Letter: By taking land, Kinder Morgan invites a loss in court

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By taking land, KM invites loss in court

To the editor:

At the Tuesday, March 29 Department of Public Utilities hearings on Tennessee Gas and Kinder Morgan's request to be allowed use eminent domain to gain access to and use of private property for their pipeline routes, demonstrators had signs reading "no eminent domain for private gain." A fellow attendee commented that was a catchy phrase, but he thought that it was an expression of an opinion with no basis in law. In fact, it has a strong basis in law.

Most readers are familiar with the "Citizens' United" Supreme Court case in which the court found that under free speech, corporations should be free as private parties to give unlimited amounts to campaign organizations. In 2005 the Court, by the same 5-4 split, rendered an equally preposterous decision.

In Kelo Vs. the city of New London, it decided that "economic development" constituted a "public use" that justified the taking of private property through eminent domain. According to this decision, the government can utilize eminent domain to seize property when it deems it necessary for "economic development." In her dissent, Justice Sandra Day O'Connor stated "Under the banner of economic development, all private property is vulnerable to being taken and transferred to another private owner."

A year later, President George W. Bush was so concerned about the implications of this decision that the White House issued Executive Order 13406 which stated in Section 1 that the federal government must limit its use of taking private property to "public use" with "just compensation" for the "purpose of benefiting the general public." The order limits this use by stating that it may not be used "for the purpose of advancing the economic interest of private parties to be given ownership or use of the property taken." In other words, "No eminent domain for private gain."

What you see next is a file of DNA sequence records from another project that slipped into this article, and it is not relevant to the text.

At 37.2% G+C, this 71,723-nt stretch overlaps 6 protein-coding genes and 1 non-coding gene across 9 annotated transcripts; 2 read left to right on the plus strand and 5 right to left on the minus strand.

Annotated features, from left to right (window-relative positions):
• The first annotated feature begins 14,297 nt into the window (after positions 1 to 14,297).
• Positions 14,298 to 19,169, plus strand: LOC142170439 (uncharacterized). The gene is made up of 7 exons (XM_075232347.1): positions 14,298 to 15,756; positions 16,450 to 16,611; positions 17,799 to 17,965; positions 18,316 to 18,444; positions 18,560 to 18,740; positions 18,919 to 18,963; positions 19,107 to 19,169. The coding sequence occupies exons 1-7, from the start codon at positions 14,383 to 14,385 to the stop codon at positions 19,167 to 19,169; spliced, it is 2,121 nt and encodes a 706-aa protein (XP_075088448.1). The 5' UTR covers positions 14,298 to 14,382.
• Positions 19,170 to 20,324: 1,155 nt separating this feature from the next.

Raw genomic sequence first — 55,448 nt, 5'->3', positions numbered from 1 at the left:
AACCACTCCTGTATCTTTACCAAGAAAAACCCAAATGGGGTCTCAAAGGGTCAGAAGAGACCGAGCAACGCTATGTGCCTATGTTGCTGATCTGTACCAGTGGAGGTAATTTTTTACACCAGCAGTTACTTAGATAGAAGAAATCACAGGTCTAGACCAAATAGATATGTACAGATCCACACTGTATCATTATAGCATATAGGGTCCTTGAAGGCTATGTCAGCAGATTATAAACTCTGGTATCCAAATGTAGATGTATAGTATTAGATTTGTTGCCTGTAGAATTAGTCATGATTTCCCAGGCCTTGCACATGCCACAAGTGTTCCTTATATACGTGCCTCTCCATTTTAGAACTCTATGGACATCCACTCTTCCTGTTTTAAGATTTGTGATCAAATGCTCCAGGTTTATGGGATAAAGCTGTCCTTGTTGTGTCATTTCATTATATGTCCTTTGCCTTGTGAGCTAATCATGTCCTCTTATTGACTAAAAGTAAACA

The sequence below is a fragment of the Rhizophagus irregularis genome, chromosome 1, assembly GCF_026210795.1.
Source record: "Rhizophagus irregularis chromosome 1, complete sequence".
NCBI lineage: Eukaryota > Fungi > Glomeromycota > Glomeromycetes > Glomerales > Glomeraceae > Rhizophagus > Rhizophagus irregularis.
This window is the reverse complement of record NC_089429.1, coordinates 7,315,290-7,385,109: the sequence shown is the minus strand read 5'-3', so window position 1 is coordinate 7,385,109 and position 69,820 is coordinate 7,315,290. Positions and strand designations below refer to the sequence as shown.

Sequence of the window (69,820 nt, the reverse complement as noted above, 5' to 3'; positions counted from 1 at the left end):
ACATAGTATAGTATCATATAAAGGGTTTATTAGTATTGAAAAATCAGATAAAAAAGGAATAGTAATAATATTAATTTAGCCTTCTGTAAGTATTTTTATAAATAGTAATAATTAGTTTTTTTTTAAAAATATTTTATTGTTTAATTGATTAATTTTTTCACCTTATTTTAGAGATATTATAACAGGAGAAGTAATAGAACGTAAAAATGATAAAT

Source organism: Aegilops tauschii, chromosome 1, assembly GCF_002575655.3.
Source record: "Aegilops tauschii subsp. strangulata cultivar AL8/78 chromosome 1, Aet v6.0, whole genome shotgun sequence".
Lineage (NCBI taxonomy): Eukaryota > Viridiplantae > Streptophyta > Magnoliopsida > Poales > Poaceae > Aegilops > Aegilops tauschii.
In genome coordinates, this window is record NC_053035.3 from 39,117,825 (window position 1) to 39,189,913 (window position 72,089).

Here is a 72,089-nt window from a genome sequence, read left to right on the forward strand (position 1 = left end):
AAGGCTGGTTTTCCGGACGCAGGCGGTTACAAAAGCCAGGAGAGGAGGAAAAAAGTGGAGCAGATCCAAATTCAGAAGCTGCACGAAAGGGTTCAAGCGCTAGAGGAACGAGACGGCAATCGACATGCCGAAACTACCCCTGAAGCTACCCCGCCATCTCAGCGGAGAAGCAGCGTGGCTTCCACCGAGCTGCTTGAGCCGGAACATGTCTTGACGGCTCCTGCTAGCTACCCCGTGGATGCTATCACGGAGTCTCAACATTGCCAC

The routes of both the Northeast Direct Pipeline and the Connecticut expansion project in Sandisfield would cross private farm lands and lands that taxpayers have paid to protect from development. NED also would go through pristine lands that constitute the drinking water resource for nearly half of Berkshire residents. With less than a third of the gas volume contracted for use in New England, and with none of it going to towns through which the pipelines pass, Kinder Morgan cannot possibly demonstrate a benefit to the general public, and thus the only benefit would be the economic interest of Kinder Morgan, a private party whose free speech rights were upheld in Citizens' United.

It is obvious that if the Department of Public Utilities is unwise enough to find in favor of Kinder Morgan, there is a strong likelihood that the decision could be overturned under a legal challenge in the courts.

Douglas McNally, Windsor The writer is a Windsor Selectman.


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